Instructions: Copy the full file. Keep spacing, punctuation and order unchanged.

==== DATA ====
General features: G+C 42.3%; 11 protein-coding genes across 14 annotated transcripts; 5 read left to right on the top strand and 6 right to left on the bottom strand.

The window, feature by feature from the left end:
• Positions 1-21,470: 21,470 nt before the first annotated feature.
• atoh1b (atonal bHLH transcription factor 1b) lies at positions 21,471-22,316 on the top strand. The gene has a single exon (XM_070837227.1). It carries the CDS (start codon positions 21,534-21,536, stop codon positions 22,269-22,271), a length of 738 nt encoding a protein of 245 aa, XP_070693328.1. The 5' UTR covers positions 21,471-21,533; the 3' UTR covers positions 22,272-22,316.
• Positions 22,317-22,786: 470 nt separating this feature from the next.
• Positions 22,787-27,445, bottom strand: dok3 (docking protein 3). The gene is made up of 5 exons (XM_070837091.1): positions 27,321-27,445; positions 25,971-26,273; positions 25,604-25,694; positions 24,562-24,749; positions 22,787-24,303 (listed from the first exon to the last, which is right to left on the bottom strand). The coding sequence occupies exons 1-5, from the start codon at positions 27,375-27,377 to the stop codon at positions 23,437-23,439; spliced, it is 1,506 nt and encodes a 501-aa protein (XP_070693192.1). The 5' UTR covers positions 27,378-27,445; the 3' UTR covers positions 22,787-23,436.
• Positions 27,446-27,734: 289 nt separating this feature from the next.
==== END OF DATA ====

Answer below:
General features: G+C 42.3%; 11 protein-coding genes across 14 annotated transcripts; 5 read left to right on the top strand and 6 right to left on the bottom strand.

The window, feature by feature from the left end:
• Positions 1-21,470: 21,470 nt before the first annotated feature.
• atoh1b (atonal bHLH transcription factor 1b) lies at positions 21,471-22,316 on the top strand. The gene has a single exon (XM_070837227.1). It carries the CDS (start codon positions 21,534-21,536, stop codon positions 22,269-22,271), a length of 738 nt encoding a protein of 245 aa, XP_070693328.1. The 5' UTR covers positions 21,471-21,533; the 3' UTR covers positions 22,272-22,316.
• Positions 22,317-22,786: 470 nt separating this feature from the next.
• Positions 22,787-27,445, bottom strand: dok3 (docking protein 3). The gene is made up of 5 exons (XM_070837091.1): positions 27,321-27,445; positions 25,971-26,273; positions 25,604-25,694; positions 24,562-24,749; positions 22,787-24,303 (listed from the first exon to the last, which is right to left on the bottom strand). The coding sequence occupies exons 1-5, from the start codon at positions 27,375-27,377 to the stop codon at positions 23,437-23,439; spliced, it is 1,506 nt and encodes a 501-aa protein (XP_070693192.1). The 5' UTR covers positions 27,378-27,445; the 3' UTR covers positions 22,787-23,436.
• Positions 27,446-27,734: 289 nt separating this feature from the next.